Accidentally get sunburned? Here are our best tips on how to heal a sunburn fast.
We would wager our entire 10-step skin care routine that you’re pretty good when it comes applying your sunscreen before heading out the door. You wouldn’t be reading The Klog or shopping for Korean skin care products if that weren’t the case! That said, even the most careful and most educated skin care aficionados out there can walk away from a glorious beach day with an unfortunate, painful sunburn.
With the help of an aesthetician and dermatologist, we’ve outlined common mistakes you might be making when it comes to applying your sunscreen. And for those of you who are reading this with a splotchy, itchy sunburn, we’re giving you tips for how to soothe and heal your skin ASAP.
Common sunscreen application mistakes:
Before you hit the pool or plan a day sightseeing in the city, read through these sunscreen application mistakes to make sure you’re covered!
You’re not applying enough sunscreen: Many people only apply 25% to 50% of the recommended amount of sunscreen that they ought to be wearing. “The guidelines are to apply one ounce—that’s enough to fill a shot glass—to the exposed areas of the face and body, and a nickel-sized dollop to the face alone,” says Hadley King, a board certified dermatologist at New York’s SKINNEY Medspa. A sunscreen’s effectiveness is tested at the rate of two milligrams per every square inch of skin. Depending on your size, this ultimately equates to one teaspoon per leg, ½ teaspoon per arm, one teaspoon on your back, one teaspoon on your chest, and ½ teaspoon for your face and neck. King adds, “If you’re using a spray, apply until an even sheen appears on the skin.”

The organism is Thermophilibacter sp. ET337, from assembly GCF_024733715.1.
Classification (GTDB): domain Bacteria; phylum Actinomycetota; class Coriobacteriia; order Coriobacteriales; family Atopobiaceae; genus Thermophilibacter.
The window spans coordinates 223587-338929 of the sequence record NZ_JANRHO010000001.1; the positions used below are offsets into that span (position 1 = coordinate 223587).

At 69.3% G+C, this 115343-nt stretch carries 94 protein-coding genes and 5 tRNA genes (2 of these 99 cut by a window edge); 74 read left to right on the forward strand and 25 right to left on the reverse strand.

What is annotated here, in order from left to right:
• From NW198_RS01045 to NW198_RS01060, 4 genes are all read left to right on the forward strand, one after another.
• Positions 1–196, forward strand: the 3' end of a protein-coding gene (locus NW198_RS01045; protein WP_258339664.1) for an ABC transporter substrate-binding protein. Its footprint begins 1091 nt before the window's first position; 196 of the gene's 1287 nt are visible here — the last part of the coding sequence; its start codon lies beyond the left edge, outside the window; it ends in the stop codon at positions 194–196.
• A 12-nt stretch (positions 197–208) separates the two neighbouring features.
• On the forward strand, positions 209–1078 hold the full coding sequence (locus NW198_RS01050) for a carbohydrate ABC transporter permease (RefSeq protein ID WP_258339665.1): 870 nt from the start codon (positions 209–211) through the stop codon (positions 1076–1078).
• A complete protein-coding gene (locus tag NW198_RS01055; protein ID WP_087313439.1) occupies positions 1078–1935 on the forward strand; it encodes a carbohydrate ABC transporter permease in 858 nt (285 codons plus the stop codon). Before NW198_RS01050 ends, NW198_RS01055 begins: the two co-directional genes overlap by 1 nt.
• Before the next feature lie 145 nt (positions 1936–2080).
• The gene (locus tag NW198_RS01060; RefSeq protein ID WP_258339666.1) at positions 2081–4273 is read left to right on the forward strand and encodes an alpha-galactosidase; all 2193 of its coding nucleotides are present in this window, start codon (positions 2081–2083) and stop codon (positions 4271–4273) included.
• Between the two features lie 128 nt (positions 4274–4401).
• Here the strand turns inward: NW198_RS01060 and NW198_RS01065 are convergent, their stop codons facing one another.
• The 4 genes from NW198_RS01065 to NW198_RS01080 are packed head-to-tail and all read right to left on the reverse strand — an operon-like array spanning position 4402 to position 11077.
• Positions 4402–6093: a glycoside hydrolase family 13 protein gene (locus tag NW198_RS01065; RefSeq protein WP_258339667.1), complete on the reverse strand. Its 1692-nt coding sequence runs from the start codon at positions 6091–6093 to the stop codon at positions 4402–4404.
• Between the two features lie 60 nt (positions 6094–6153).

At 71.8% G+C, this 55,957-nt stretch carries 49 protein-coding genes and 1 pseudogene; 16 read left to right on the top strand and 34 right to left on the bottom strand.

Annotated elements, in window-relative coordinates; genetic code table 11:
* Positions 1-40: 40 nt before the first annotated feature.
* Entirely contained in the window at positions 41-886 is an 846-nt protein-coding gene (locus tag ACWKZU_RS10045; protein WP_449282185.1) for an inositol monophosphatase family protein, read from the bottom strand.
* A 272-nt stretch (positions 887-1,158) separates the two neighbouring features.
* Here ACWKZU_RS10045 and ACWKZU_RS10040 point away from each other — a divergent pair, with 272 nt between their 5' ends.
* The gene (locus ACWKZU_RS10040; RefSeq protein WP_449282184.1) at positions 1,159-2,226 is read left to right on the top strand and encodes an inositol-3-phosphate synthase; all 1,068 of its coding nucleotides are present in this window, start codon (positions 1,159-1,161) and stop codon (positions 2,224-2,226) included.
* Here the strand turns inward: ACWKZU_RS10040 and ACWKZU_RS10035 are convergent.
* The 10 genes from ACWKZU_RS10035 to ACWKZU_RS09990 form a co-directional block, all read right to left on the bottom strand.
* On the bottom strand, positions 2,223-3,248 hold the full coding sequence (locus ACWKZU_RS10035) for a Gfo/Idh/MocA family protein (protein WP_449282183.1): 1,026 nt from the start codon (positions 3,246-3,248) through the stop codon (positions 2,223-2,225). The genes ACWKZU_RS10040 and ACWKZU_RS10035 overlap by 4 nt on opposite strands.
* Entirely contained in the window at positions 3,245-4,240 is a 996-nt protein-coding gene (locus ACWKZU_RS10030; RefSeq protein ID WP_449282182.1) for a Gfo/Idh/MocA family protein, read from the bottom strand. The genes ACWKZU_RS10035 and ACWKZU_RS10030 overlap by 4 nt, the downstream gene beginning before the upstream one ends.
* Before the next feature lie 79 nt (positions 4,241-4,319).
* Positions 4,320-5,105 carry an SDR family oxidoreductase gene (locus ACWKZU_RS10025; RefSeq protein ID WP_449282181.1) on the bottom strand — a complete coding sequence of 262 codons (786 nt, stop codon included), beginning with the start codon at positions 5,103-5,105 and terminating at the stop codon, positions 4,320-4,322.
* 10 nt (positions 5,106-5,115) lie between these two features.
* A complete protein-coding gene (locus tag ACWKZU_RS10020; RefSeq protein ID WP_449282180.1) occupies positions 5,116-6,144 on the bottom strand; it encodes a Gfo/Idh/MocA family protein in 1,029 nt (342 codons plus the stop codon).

You’re not using broad band: Most sunscreens these days say “broad band” protection, which means they shield both UVA and UVB rays. However, some sunscreens, such as those in your cosmetics, only contain an SPF. Read more about why SPF in your makeup isn’t enough.
You missed a spot: “I always see clients with burnt hairlines and ears and tips of the nose,” says Ildi Pekar, an aesthetician with over 20 years of experience. “You need to apply the sunscreen wherever the skin will be exposed to the sun.”